The Creole, or Love's Fetters
The original text
A play about miscegenation and slavery, set in Port Louis, Isle de France (Mauritius), during the revolution, it was first produced at the Lyceum Theatre, London, on 8 April 1847 and published by Thomas Hailes Lacy in that year(?).
Translations and adaptations
Performance history in South Africa
1862: Performed in the Theatre Royal, Cape Town, by Sefton Parry and company on 2 April, as part of a benefit for Samuel Wolfe. Though correctly ascribed to Shirley, amusingly the title is wrongly given (by the company or by Bosman, 1980) as The Creole, or Love Letters. The accompanying farce also appears to have been wrongly titled as The Goose that laid the Golden Eggs. (Bosman 1980, suggests that this was probably a version of The Goose with the Golden Eggs by Mayhew and Edwards.)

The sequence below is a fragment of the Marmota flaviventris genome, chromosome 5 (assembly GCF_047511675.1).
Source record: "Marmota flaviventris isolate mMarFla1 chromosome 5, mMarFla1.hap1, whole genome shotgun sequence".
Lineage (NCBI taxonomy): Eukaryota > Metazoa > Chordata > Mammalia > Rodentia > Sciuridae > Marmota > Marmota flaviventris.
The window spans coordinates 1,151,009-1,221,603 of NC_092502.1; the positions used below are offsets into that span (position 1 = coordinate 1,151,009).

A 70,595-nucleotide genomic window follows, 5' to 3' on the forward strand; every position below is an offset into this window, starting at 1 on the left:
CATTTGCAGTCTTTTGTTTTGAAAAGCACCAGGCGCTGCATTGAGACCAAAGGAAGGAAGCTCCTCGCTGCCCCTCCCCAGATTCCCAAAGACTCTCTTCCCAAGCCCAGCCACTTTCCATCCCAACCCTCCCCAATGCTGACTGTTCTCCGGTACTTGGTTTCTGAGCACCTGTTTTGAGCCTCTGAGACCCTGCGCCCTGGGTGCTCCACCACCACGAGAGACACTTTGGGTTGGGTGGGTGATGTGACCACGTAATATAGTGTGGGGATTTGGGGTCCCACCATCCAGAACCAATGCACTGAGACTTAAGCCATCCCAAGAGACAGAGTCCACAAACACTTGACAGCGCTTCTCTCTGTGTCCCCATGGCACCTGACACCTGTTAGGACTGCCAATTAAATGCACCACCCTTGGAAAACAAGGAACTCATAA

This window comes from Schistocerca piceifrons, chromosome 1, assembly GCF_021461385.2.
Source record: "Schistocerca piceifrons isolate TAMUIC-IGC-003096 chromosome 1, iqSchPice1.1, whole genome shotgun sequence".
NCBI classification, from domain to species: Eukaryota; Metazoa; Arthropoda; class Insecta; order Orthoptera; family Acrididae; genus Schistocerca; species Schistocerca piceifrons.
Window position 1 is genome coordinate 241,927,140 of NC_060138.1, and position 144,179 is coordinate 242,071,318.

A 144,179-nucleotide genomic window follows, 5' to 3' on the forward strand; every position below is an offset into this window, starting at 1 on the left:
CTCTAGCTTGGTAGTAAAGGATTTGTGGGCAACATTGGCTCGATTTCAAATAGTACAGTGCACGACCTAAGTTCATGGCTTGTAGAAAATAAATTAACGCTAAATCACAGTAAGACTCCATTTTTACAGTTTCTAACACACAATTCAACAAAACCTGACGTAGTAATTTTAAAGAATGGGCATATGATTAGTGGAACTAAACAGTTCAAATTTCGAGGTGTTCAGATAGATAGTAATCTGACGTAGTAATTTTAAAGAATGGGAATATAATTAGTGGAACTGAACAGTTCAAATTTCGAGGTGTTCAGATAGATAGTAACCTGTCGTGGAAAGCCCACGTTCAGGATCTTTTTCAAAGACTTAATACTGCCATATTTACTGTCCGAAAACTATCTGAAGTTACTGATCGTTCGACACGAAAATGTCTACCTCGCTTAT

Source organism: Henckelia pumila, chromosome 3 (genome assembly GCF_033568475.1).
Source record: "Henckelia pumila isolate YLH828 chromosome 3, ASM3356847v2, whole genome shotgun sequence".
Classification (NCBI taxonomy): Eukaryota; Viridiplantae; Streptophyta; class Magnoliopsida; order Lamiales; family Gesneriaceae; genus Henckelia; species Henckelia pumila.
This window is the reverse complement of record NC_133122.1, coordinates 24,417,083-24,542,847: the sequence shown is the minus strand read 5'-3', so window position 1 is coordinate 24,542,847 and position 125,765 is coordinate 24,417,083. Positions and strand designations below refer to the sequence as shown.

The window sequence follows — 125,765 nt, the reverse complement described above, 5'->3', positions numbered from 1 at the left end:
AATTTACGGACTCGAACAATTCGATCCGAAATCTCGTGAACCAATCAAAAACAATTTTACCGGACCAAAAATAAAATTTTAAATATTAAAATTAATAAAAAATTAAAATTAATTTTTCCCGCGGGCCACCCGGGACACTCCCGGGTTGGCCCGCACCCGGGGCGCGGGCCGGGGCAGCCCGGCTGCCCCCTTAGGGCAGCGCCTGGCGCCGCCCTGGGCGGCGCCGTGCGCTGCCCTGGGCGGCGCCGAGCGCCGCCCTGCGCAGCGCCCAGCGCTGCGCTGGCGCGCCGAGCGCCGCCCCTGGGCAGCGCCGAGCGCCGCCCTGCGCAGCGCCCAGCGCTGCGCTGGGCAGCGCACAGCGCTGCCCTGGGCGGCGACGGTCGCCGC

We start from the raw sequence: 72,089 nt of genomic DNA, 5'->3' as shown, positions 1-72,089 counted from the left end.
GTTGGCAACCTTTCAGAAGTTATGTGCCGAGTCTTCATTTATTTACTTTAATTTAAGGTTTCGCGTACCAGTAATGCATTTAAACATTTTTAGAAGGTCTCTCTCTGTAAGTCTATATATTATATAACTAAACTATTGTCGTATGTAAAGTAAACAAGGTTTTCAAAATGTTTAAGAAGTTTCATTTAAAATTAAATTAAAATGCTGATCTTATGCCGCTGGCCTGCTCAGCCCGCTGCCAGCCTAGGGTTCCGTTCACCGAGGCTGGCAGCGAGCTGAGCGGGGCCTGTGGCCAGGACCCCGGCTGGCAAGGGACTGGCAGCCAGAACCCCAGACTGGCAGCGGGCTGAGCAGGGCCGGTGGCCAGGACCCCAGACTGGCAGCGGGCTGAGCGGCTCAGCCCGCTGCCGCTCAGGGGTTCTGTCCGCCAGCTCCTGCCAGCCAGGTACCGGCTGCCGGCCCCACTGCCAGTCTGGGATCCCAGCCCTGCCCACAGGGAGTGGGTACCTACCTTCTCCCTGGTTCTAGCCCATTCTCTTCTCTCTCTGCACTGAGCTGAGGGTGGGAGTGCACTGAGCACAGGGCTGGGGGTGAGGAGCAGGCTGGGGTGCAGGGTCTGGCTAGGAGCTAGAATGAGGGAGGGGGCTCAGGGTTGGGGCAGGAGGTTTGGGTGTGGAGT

1866: Performed as The Creole in the Theatre Royal, Cape Town, by the Le Roy-Duret Company on 22 March, with The Four Sisters, or Woman's Worth and Women's Wrongs (Bernard).
Hazel Waters. 2007. Racism on the Victorian Stage: Representation of Slavery and the Black Character. Cambridge University Press: p. 144
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